The Brothers In Bees Hive Setup
Beehives come in many setups and variations, however, you can expect most of them to consist of a few parts (from top to bottom):
- Outer Cover: galvanized metal on top of the wood to protect the bees from weather and sun.
- Inner Cover: primarily for insulation.
- Hive Bodies (supers): create the "living space" of the bees and hold the frames, in our case 9 for each super. Supers come in 3 typical sizes: Deep, Medium and Shallow. Many keepers have a mix of sizes, however, to keep everything easy and manageable for us, we kept them all Mediums. Within the hive, bees to organize themselves, generally, like the following:
- Honey - is kept in the top supers
- Food - Pollen, water, and bee bread (mixture of pollen and enzymes that act as their protein) is kept towards the middle
- Brood - is kept in the lower supers due to ensure temperature regulation and incubation. This is often where the queen can be found.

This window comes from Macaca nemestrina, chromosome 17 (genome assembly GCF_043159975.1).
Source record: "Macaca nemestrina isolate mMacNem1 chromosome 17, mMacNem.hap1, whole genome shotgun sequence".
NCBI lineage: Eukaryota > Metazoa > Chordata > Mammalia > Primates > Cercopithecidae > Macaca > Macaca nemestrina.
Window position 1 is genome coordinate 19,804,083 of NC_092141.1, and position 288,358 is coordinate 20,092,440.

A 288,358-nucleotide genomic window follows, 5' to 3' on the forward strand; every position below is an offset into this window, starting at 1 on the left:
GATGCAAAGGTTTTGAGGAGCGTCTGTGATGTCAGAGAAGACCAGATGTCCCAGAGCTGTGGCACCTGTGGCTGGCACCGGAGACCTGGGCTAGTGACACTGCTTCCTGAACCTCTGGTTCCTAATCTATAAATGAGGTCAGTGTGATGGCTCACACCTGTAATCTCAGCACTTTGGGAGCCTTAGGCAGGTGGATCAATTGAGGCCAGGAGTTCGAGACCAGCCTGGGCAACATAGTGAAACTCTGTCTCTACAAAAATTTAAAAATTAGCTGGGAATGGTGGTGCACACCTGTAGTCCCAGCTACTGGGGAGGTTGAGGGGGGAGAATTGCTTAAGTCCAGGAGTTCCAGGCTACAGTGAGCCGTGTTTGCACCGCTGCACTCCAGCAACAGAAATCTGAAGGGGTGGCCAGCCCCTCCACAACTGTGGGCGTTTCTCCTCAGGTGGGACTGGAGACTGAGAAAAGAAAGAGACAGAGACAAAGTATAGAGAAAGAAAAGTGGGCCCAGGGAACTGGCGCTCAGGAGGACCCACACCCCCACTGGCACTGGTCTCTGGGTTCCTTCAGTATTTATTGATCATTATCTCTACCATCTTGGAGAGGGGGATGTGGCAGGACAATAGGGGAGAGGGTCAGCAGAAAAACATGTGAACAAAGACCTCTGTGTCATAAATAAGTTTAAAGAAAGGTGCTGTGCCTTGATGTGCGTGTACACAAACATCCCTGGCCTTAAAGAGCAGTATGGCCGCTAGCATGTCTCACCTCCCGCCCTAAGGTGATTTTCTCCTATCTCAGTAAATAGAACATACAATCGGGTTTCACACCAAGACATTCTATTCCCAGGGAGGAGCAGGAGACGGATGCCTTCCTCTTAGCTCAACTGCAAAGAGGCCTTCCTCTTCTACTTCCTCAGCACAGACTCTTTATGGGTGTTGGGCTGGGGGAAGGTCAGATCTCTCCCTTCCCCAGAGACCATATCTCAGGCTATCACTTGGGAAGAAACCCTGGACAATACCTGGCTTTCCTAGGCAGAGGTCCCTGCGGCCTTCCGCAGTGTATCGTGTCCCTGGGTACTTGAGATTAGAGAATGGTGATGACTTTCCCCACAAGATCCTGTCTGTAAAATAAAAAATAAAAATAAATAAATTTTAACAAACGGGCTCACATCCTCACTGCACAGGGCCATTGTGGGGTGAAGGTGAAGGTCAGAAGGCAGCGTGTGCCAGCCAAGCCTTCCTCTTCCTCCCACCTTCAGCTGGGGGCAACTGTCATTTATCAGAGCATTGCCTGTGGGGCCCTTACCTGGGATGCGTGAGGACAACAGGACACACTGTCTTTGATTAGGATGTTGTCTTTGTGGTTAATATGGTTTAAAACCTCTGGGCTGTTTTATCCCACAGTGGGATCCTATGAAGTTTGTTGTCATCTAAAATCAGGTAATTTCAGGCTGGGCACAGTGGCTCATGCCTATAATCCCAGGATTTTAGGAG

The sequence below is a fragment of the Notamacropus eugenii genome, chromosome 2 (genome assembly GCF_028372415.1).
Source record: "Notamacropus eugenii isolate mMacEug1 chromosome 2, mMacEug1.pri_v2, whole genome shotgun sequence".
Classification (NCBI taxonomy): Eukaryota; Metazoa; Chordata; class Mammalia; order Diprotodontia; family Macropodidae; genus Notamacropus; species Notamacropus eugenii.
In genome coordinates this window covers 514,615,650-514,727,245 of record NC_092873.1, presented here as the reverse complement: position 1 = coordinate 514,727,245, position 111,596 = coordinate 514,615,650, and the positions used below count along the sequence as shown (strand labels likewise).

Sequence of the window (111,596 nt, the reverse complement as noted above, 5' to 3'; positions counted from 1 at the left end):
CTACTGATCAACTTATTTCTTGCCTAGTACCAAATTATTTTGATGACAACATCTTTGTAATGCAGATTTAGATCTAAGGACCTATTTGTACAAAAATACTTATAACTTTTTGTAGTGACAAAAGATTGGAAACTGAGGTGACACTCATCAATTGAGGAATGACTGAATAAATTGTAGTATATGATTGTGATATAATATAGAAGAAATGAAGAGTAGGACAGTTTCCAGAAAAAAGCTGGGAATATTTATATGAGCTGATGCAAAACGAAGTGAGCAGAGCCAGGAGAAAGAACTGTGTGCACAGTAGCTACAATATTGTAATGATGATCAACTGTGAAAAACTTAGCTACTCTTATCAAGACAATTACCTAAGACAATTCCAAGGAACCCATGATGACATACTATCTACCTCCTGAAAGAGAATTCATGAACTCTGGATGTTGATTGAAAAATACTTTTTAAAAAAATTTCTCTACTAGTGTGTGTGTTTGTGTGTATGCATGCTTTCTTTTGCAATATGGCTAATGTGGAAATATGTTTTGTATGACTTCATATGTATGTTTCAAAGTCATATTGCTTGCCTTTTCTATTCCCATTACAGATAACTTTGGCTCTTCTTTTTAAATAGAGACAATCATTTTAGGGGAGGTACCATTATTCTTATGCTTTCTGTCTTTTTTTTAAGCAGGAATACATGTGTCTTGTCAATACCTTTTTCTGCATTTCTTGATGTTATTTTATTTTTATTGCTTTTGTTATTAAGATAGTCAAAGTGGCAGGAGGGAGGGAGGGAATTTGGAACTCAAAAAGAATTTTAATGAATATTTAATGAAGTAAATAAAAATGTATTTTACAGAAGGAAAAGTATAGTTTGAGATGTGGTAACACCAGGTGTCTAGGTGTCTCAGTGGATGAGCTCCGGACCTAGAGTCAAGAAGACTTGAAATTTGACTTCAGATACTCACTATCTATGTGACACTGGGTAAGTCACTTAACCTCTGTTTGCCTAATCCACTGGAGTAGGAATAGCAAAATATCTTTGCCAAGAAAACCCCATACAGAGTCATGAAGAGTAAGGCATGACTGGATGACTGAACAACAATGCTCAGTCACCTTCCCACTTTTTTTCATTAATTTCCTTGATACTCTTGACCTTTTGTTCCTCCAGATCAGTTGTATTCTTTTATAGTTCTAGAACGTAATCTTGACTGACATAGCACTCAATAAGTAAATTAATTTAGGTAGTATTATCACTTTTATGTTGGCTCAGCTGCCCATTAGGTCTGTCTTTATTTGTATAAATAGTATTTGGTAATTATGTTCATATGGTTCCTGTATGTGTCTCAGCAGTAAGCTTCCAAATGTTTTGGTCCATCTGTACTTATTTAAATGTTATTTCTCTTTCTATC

- Frames: the blades of substrate (often wax, sometimes plastic or wire foundation) where bees build their honey comb. When you buy honey at a store and it comes with comb, those bees were kept in hives with frames that have no foundation or a few pieces of wire that helps bees start to their comb building.
- Bottom Board with mite screen: the floor of the hive. In our case, we elected for a "mite screen" which is a metal screen that a pest, varroa mites (more on this later), will fall through and not be able to reattach themselves to bees as they walk through the entrance and climb up and past the brood to the upper supers.
- Entrance Reducer: to help regulate the flow of bees into the hive. It can be used to protect a weak colony from "robbing" by restricting entry points or to keep the drafts down in the winter.
- Mouse Guard: help keep mice out - they do some serious damage to hives.
- Hive stand: wooden frame that acts as a ramp and landing strip for the bees as well as keeps the hive supported and away from the ground to reduce rot and nefarious bugs etc
- A note on wood: Pine is the most commonly used for hives as it's cheap and light, Cypress has a sap that prevents mold and repels, then cedar and other woods are used.
We picked up all of our supplies at Forest Hill Woodworking in Lancaster, PA. If you start down this road, like we did, I suggest you go there and ask for Ike. Tell him that Mike & Kyle Maio of Brothers In Bees sent you. He does fine work and is very affordable.